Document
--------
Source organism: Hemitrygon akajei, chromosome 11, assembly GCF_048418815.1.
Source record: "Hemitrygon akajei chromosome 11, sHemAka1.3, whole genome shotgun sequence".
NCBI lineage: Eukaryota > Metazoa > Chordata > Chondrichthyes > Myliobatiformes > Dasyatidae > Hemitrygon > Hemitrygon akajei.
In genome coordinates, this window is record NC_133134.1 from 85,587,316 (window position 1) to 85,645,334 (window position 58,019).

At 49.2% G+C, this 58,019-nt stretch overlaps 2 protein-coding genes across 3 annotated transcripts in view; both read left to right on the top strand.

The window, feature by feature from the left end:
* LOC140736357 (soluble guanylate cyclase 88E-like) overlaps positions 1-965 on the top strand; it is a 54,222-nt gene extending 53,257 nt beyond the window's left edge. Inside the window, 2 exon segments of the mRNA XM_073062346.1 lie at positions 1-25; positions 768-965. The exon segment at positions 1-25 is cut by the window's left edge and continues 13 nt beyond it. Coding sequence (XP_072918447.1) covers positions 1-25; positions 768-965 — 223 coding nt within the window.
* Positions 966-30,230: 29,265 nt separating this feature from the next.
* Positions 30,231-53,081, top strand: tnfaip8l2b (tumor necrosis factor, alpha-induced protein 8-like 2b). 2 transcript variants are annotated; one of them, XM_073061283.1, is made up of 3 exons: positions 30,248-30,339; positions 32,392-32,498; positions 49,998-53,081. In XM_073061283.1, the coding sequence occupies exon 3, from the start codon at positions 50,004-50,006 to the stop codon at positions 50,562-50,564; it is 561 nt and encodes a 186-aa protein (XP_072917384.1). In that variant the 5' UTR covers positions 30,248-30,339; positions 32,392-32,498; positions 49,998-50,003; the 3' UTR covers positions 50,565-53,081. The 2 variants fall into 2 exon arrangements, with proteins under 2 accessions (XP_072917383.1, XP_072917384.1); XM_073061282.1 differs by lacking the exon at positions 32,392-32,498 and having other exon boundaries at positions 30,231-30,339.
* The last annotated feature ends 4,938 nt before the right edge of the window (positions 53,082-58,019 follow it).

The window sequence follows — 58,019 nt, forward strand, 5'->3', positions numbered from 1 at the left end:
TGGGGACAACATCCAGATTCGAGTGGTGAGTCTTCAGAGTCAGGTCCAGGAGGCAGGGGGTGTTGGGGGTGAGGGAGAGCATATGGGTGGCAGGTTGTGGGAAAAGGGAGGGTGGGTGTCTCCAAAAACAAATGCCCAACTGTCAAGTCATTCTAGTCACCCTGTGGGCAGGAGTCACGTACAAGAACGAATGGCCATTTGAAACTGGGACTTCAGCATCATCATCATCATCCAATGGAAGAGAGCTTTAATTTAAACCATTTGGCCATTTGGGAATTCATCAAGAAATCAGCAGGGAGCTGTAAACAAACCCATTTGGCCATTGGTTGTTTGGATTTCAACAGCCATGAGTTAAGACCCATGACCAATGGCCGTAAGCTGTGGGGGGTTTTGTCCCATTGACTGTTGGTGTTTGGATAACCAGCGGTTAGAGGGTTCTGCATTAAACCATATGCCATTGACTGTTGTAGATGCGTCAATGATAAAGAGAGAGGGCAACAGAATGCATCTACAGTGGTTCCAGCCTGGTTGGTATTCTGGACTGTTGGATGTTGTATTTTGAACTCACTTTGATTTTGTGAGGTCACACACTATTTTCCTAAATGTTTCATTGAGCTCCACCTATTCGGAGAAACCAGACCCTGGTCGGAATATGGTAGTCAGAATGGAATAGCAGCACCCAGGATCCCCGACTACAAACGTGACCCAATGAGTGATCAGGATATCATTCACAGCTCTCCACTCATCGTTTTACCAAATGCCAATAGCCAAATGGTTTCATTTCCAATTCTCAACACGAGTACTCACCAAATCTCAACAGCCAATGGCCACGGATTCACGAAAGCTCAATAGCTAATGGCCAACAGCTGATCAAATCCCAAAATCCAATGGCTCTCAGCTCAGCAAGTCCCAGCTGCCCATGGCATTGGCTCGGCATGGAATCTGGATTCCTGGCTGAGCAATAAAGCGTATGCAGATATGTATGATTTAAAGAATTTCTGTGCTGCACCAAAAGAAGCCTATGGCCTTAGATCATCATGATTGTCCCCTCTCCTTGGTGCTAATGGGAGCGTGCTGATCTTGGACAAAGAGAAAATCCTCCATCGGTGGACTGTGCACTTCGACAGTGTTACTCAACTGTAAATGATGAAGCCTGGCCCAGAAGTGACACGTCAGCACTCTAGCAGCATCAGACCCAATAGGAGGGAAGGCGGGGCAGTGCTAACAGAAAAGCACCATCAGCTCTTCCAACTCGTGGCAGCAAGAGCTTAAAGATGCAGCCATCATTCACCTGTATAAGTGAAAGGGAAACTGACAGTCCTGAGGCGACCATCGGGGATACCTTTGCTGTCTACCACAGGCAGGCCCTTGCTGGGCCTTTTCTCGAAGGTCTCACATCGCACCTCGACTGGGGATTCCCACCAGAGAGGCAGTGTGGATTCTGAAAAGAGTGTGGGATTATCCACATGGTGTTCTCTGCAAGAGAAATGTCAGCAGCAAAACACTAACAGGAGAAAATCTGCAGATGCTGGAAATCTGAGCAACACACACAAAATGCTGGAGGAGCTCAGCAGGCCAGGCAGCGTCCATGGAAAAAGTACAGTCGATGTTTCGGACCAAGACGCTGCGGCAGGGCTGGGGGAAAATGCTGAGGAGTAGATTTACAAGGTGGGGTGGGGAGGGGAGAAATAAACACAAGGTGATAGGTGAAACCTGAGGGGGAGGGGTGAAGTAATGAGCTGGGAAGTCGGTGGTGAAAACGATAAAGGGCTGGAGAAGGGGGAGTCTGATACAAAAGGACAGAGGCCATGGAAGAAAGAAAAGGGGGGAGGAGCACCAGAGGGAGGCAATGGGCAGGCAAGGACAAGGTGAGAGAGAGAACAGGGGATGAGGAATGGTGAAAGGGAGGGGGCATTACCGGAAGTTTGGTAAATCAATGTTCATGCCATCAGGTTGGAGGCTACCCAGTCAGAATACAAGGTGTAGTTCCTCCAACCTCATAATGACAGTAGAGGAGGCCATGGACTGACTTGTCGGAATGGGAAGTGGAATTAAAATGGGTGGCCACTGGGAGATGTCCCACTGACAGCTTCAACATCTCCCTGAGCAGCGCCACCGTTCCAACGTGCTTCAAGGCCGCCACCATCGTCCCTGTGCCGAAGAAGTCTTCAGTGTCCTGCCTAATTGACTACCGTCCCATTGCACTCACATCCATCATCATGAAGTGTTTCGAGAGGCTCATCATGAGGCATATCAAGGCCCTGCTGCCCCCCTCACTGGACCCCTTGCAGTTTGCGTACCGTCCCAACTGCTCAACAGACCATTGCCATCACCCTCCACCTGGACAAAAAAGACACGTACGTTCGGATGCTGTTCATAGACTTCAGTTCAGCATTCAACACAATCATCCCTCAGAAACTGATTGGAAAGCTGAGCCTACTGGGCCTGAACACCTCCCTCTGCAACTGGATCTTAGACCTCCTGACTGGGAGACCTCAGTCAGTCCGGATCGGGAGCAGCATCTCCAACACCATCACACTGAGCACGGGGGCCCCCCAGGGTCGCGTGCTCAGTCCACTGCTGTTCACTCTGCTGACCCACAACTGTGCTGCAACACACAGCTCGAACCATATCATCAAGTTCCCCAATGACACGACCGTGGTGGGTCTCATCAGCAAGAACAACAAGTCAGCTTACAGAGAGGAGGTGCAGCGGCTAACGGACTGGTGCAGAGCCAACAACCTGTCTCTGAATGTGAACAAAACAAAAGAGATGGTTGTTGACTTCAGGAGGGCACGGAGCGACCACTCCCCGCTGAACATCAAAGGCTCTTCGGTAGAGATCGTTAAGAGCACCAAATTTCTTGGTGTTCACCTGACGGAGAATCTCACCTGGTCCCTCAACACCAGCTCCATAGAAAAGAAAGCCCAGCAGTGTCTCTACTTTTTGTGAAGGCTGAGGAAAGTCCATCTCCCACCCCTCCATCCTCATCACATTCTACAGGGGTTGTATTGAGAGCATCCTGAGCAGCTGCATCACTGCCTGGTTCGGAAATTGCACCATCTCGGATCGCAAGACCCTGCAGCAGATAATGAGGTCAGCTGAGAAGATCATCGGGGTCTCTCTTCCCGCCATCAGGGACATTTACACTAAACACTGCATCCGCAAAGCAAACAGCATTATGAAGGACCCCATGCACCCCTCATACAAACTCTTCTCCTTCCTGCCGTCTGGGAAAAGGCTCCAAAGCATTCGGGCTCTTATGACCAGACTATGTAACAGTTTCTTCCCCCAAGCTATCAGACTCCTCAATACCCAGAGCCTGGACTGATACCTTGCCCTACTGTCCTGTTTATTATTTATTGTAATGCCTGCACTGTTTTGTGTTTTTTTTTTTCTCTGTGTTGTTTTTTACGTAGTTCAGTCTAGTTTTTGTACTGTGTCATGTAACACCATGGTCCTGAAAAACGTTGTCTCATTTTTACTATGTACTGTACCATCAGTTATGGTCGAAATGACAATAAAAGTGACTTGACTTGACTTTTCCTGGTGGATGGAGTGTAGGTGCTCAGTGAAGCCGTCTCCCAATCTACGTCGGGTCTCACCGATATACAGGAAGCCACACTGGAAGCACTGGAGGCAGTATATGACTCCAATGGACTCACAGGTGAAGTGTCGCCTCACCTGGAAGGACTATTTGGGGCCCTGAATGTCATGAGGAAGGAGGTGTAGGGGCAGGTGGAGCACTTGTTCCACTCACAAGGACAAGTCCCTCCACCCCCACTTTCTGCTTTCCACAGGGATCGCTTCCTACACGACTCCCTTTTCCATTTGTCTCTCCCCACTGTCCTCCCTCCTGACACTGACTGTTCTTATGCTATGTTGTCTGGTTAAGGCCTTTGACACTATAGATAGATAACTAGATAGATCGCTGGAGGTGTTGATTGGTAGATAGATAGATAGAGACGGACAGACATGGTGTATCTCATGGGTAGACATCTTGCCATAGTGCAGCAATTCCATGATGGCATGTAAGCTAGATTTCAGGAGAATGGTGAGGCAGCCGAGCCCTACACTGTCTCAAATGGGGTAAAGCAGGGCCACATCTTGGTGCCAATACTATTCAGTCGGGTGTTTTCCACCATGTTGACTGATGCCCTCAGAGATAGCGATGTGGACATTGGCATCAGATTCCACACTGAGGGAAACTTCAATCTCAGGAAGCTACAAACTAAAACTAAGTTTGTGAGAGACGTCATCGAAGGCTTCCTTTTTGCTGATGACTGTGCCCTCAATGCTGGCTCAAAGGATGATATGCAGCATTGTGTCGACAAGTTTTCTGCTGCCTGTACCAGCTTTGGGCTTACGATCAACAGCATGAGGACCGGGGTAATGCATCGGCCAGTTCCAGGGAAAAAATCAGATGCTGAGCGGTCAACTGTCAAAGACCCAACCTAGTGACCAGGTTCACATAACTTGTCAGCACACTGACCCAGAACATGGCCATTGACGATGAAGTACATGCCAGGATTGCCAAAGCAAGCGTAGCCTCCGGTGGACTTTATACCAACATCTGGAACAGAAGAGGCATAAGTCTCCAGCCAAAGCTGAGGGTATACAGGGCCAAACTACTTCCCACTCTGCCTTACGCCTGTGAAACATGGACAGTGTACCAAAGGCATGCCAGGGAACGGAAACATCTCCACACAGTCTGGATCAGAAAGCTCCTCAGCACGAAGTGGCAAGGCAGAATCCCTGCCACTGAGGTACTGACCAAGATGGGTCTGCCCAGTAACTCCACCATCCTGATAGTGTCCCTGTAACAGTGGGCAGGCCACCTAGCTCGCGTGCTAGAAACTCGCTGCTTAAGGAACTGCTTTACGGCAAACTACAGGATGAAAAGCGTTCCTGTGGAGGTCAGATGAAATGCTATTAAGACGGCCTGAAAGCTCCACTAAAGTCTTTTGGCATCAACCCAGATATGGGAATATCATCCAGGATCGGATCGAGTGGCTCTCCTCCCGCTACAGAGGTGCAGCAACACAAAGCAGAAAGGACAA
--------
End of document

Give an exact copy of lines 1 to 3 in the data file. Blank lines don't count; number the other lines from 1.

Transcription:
Source organism: Hemitrygon akajei, chromosome 11, assembly GCF_048418815.1.
Source record: "Hemitrygon akajei chromosome 11, sHemAka1.3, whole genome shotgun sequence".
NCBI lineage: Eukaryota > Metazoa > Chordata > Chondrichthyes > Myliobatiformes > Dasyatidae > Hemitrygon > Hemitrygon akajei.